Paul M. Banas on Consumer Insights, Marketing Research, and the Digital Media Landscape
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Is RSS Dead?

Is RSS, the backbone of content distribution online, tapped out from broader consumer standpoint?

According to Forrester Research it is:

With only 11% of consumers using RSS, and of the remaining 89% of those who don’t use RSS feeds, only 17% of them saying they are interested in using them in the future, it looks like broadly distributed online content has a dark future.

However, I have to take a different tack then Steve Rubel or Forrester on this.  If I were to survey US consumers right after World War II on whether they think they would use a television, and for those who don’t, do they think they would in the future, I’d probably get roughly the same data back as Forrester got on RSS.

I agree that RSS is a geeky term and most of the broader base of the US public still don’t use RSS readers.

But just like Apple was able to use consumer insights to make music downloads and the mobile internet interesting to the broader public, and Google was able to make search engines decidedly not techie, I think there is a great opportunity for someone to take all the content currently available in RSS format and make it as easy to access as the evening news on TV.

RSS in its current form may not be the answer, but that doesn’t mean we should be reading its obituary.

10 comments

1 The Real Paul M. Banas { 10.22.08 at 12:02 pm }

RSS lives! I don’t know if it was meant to be a consumer application, but it is very strong for it’s original intention of Really Simple Syndication. We at GreatDad use it to power widgets filled with dad news and tips, and also to syndicate our parenting news articles directly into Google news. RSS will be strong until something else replaces it as an easy to use tool. Whether it ever goes beyond a geekster audience is another question.

2 Paul M. Banas { 10.22.08 at 8:10 pm }

@the real Paul M. Banas who does not live in Wisconsin
I agree it’s real simple, but I continually meet very smart people whose eyes glaze over whenever the topic comes up.

I think this is a great opportunity for the Googles, Apples, Microsofts, and Yahoos of this world to sit down with consumers and develop something that makes RSS like falling off a log. Then its relevancy will be able to move beyond the geekster audience.

3 The Real Paul M. Banas { 10.23.08 at 11:43 am }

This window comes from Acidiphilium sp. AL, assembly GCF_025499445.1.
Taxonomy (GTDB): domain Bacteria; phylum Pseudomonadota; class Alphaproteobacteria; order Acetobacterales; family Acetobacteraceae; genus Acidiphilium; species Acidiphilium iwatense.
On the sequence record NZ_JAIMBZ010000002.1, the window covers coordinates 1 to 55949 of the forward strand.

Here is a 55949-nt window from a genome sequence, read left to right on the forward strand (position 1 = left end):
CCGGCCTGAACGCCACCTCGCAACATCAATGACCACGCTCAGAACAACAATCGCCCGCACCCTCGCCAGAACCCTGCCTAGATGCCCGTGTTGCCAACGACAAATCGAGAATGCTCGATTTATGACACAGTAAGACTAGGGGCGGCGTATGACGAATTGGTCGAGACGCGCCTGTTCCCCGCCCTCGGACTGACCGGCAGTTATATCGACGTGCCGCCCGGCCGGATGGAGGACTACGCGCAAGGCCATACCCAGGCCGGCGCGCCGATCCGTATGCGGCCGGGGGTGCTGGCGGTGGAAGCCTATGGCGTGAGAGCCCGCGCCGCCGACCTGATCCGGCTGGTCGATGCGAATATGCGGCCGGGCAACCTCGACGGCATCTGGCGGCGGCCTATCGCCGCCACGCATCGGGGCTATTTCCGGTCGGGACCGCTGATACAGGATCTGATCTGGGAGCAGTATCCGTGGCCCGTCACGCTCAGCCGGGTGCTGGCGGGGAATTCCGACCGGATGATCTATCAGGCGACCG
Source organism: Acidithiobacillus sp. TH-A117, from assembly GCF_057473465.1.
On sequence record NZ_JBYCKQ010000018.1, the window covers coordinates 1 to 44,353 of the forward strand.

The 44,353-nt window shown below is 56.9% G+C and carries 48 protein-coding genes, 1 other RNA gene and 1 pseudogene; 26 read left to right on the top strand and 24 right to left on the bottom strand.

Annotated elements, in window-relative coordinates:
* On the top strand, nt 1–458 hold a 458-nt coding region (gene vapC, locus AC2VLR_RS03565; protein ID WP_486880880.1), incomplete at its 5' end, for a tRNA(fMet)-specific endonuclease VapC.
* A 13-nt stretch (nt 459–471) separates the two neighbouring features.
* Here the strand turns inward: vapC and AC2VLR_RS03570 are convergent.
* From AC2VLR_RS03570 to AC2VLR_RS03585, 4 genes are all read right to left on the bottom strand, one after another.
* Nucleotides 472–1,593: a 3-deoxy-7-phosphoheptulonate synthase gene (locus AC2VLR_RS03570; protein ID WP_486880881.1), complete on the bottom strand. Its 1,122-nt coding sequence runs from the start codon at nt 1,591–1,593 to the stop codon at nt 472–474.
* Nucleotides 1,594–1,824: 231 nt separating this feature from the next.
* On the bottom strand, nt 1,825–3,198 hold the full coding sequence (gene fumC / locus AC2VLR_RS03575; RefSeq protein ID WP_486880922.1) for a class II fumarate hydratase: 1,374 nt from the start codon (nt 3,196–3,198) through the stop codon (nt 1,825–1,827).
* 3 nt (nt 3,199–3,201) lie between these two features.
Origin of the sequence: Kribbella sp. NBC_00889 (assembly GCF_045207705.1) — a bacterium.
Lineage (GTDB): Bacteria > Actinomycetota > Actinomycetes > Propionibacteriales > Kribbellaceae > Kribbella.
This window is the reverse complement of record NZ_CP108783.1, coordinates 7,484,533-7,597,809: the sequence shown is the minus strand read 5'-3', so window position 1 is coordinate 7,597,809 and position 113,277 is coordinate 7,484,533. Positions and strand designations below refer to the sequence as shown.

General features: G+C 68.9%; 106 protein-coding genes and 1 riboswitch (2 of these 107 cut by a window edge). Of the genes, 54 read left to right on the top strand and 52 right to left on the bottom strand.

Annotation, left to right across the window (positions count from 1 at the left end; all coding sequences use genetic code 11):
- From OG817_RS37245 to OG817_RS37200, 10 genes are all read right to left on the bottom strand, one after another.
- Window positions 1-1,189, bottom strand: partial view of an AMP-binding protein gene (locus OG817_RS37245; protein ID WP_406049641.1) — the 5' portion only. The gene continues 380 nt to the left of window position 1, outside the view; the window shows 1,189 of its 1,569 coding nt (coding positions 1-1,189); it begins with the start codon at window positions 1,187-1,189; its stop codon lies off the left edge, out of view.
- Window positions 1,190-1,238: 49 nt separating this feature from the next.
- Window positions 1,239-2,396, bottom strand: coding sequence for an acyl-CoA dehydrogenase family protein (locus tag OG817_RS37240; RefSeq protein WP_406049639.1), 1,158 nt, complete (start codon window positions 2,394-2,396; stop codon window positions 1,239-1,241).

So, now it’s down to the “real” Paul Banas based on geography. This is a Palin-esque distinctions. We are all Paul M. Banases no matter where we live!

I agree – for consumers, it’s all about how to make relevant in their lives and completely invisible. In marketing speak, consumers want the RSS benefit and less about the technology behind it. RSS makes it easy to put filtered news in people’s hands where they don’t expect it. Think newsfeed on your Wii, or Google alerts on “Paul M. Banas” sent to your phone, or news sites like Topix.com.

I worked at Yahoo when things like this had to all be done manually, and completely invisible to the consumer.

4 Paul M. Banas { 10.23.08 at 9:58 pm }

@The Real Paul M. Banas
Good points. I think Yahoo! could really use your help nowadays. And after them, you can provide advice to the Palin handlers.

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[...] I can’t tell you how wrong-headed so many interpretations of Forrester’s recent report are (Paul gets it right in this link). RSS is not dead. It’s simply buried so deep that most [...]

6 RSS is Dead, Long Live RSS { 08.29.09 at 7:16 am }

[...] and only 19% of those who didn’t had any interest in using it in the future.  Then again, as Paul Banas noted, “If I were to survey US consumers right after World War II on whether they think they [...]

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[...] it really? There is some truth to it. This is just a subjective impression though. Statistics indicated already a year ago that RSS is not really popular. Fred Wilson or rather a commenter on [...]

8 Heidi Cool { 09.23.09 at 5:34 pm }

RSS isn’t dead. It’s actively used by people everyday. It’s just that most of them don’t know they are using it. While it is probably true that only a fraction of us subscribe to blogs and other feeds in RSS Readers that’s only one way to use RSS.

When someone subscribes to a podcast in iTunes it was probably delivered via RSS. When Web designers repurpose content, for instance by listing the lasted blog headlines on the home page of a Web site, they are often using RSS.

Feeds are being consumed but consumers just don’t know what technology is making this happen. On a simpler level many Web users don’t even know what Web browser they are using. They just know that they click something to connect to the Internet.

Given that, it doesn’t seem particularly informative to ask consumers about it. One might as well ask the general public whether string theory will be the unifying theory for physics. Most of us simply don’t know enough about the topic to give reasoned input.

9 Sallie Goetsch (rhymes with 'sketch') { 09.25.09 at 7:08 pm }

First, I really wish people would get the difference between “disinterested” (meaning impartial) and “uninterested” (lacking interest) straight.

Second, you’re quite right about geeky terms. As Shel Holtz likes to point out, most people who use e-mail don’t think of themselves as using “SMTP”. People use RSS without having the faintest idea that they’re doing so.

10 My 2009 Predictions & Recap « Fresh Ground Communications { 11.17.09 at 6:45 am }

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